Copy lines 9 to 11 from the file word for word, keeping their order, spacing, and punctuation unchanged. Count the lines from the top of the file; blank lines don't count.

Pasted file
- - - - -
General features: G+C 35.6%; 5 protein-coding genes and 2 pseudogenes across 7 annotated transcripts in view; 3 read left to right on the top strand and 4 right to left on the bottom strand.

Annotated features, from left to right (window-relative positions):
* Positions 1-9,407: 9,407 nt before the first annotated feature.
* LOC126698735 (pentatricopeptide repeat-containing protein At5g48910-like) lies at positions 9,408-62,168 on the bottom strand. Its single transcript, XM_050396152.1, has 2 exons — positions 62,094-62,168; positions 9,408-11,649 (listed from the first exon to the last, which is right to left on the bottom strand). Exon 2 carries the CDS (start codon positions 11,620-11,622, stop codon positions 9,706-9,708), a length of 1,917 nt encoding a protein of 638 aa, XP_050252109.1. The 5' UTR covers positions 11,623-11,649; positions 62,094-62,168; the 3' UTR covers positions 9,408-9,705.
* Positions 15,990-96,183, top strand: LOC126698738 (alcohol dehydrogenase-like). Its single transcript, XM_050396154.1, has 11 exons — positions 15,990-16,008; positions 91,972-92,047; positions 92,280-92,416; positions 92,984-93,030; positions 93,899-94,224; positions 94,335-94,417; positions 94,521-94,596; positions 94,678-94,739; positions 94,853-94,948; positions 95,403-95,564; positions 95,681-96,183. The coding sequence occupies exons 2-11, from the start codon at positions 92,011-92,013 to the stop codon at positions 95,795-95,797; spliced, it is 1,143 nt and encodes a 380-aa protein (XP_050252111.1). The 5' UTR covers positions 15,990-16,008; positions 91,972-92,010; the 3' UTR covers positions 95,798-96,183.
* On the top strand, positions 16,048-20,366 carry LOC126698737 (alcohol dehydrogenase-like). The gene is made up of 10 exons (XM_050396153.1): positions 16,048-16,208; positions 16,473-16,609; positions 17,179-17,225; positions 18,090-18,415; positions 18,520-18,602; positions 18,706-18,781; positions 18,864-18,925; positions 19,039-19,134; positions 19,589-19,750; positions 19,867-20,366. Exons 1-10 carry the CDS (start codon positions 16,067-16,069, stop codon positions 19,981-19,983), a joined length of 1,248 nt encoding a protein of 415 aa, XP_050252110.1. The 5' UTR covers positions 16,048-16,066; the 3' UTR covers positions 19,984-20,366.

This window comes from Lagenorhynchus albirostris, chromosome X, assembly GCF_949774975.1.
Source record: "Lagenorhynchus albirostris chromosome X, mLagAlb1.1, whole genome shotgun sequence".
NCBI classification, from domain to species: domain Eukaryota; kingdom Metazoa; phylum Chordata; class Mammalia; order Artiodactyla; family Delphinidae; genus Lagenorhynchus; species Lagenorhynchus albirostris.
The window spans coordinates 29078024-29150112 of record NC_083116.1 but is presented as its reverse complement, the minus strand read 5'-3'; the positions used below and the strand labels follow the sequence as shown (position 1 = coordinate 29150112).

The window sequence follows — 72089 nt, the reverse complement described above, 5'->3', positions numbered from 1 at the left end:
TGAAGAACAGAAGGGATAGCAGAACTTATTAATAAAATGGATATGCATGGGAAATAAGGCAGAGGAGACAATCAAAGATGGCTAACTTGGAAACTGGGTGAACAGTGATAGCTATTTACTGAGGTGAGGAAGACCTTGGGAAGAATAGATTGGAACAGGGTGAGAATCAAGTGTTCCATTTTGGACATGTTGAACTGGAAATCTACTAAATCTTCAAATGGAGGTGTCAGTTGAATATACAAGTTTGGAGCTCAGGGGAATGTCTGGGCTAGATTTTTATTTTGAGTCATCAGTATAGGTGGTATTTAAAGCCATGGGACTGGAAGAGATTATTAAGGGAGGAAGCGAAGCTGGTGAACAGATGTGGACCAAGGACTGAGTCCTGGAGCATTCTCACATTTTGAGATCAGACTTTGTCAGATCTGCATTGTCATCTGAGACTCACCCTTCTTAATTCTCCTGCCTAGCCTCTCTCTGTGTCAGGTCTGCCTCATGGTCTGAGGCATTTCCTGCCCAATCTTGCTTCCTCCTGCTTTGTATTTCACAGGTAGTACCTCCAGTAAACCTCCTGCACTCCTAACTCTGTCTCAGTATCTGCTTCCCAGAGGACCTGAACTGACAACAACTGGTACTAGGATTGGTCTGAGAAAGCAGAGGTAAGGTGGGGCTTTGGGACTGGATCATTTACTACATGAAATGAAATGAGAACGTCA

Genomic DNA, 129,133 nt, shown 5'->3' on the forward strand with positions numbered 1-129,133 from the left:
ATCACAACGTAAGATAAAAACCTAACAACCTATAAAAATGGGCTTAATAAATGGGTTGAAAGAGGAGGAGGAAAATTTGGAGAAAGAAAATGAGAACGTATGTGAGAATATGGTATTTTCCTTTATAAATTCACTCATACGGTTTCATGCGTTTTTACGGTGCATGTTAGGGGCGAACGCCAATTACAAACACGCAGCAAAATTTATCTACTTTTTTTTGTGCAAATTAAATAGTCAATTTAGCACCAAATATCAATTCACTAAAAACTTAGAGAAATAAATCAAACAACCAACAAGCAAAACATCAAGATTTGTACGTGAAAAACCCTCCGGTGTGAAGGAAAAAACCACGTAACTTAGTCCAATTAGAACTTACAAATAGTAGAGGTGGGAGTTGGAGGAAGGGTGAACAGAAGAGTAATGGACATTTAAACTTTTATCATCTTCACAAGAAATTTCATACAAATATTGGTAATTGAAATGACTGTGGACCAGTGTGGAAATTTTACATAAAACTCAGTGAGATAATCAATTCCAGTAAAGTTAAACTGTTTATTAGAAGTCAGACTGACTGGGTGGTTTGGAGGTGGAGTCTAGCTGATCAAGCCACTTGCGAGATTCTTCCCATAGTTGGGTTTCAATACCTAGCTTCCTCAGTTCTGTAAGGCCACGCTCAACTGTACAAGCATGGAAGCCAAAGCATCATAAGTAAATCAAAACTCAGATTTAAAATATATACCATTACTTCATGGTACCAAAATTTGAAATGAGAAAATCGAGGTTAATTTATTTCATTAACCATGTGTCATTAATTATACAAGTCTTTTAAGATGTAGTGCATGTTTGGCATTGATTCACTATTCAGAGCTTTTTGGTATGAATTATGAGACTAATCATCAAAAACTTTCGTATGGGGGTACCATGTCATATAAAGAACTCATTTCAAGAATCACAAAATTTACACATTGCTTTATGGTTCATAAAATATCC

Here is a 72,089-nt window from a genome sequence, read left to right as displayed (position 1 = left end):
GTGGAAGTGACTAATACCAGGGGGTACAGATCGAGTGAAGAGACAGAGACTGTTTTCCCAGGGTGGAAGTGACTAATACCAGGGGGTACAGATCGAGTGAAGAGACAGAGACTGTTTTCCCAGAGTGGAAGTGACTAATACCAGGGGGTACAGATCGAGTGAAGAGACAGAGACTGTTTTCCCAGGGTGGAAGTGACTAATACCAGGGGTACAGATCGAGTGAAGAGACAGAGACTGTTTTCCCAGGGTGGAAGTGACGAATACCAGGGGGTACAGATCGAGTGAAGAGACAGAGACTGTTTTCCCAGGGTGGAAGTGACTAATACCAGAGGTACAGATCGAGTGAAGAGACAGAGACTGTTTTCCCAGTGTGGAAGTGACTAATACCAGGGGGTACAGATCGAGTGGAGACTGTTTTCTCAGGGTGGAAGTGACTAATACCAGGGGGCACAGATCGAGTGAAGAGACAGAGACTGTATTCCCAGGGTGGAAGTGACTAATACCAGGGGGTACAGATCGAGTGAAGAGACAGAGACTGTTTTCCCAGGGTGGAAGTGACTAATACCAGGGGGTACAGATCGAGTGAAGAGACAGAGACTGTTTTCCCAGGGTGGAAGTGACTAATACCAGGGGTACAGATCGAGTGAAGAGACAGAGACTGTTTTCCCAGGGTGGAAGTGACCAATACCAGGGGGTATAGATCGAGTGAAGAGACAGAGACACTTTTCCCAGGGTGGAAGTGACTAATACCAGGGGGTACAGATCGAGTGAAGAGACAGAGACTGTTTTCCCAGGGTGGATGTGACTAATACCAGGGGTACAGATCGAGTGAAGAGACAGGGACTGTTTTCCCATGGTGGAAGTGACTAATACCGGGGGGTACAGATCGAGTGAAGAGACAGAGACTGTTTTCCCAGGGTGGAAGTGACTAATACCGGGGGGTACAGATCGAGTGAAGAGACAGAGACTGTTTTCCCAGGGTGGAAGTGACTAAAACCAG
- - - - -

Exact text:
NCBI classification, from domain to species: domain Eukaryota; kingdom Metazoa; phylum Chordata; class Mammalia; order Artiodactyla; family Delphinidae; genus Lagenorhynchus; species Lagenorhynchus albirostris.
The window spans coordinates 29078024-29150112 of record NC_083116.1 but is presented as its reverse complement, the minus strand read 5'-3'; the positions used below and the strand labels follow the sequence as shown (position 1 = coordinate 29150112).

The window sequence follows — 72089 nt, the reverse complement described above, 5'->3', positions numbered from 1 at the left end: